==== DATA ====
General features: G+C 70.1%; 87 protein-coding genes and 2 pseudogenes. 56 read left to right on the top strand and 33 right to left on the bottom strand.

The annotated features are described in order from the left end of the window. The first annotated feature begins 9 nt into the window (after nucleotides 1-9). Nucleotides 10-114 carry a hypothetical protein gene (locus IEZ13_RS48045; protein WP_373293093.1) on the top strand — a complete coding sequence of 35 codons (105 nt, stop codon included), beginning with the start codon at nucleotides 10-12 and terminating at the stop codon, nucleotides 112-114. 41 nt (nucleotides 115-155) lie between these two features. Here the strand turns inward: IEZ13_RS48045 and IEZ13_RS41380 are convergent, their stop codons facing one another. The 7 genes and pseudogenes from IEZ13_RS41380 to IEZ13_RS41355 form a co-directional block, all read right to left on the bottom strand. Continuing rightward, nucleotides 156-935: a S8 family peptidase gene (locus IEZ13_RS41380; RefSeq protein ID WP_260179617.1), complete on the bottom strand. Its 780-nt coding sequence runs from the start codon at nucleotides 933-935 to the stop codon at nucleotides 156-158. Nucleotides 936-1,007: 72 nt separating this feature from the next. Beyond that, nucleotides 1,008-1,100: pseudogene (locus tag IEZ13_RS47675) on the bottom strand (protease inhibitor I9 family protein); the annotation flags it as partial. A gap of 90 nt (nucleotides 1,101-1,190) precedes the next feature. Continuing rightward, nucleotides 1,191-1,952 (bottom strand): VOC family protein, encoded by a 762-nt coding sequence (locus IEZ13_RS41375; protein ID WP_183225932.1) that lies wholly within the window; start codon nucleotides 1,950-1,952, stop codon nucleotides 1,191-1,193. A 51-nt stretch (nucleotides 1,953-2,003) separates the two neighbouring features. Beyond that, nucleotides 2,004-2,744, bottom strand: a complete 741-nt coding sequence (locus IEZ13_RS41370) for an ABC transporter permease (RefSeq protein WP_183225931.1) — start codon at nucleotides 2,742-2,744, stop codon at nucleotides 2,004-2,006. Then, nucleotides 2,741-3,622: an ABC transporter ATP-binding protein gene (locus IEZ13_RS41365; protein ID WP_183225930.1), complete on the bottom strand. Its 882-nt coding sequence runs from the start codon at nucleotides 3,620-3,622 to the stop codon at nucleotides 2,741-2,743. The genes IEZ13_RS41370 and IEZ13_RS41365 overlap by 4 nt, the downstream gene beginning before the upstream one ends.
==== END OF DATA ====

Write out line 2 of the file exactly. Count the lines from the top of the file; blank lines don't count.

The annotated features are described in order from the left end of the window. The first annotated feature begins 9 nt into the window (after nucleotides 1-9). Nucleotides 10-114 carry a hypothetical protein gene (locus IEZ13_RS48045; protein WP_373293093.1) on the top strand — a complete coding sequence of 35 codons (105 nt, stop codon included), beginning with the start codon at nucleotides 10-12 and terminating at the stop codon, nucleotides 112-114. 41 nt (nucleotides 115-155) lie between these two features. Here the strand turns inward: IEZ13_RS48045 and IEZ13_RS41380 are convergent, their stop codons facing one another. The 7 genes and pseudogenes from IEZ13_RS41380 to IEZ13_RS41355 form a co-directional block, all read right to left on the bottom strand. Continuing rightward, nucleotides 156-935: a S8 family peptidase gene (locus IEZ13_RS41380; RefSeq protein ID WP_260179617.1), complete on the bottom strand. Its 780-nt coding sequence runs from the start codon at nucleotides 933-935 to the stop codon at nucleotides 156-158. Nucleotides 936-1,007: 72 nt separating this feature from the next. Beyond that, nucleotides 1,008-1,100: pseudogene (locus tag IEZ13_RS47675) on the bottom strand (protease inhibitor I9 family protein); the annotation flags it as partial. A gap of 90 nt (nucleotides 1,101-1,190) precedes the next feature. Continuing rightward, nucleotides 1,191-1,952 (bottom strand): VOC family protein, encoded by a 762-nt coding sequence (locus IEZ13_RS41375; protein ID WP_183225932.1) that lies wholly within the window; start codon nucleotides 1,950-1,952, stop codon nucleotides 1,191-1,193. A 51-nt stretch (nucleotides 1,953-2,003) separates the two neighbouring features. Beyond that, nucleotides 2,004-2,744, bottom strand: a complete 741-nt coding sequence (locus IEZ13_RS41370) for an ABC transporter permease (RefSeq protein WP_183225931.1) — start codon at nucleotides 2,742-2,744, stop codon at nucleotides 2,004-2,006. Then, nucleotides 2,741-3,622: an ABC transporter ATP-binding protein gene (locus IEZ13_RS41365; protein ID WP_183225930.1), complete on the bottom strand. Its 882-nt coding sequence runs from the start codon at nucleotides 3,620-3,622 to the stop codon at nucleotides 2,741-2,743. The genes IEZ13_RS41370 and IEZ13_RS41365 overlap by 4 nt, the downstream gene beginning before the upstream one ends.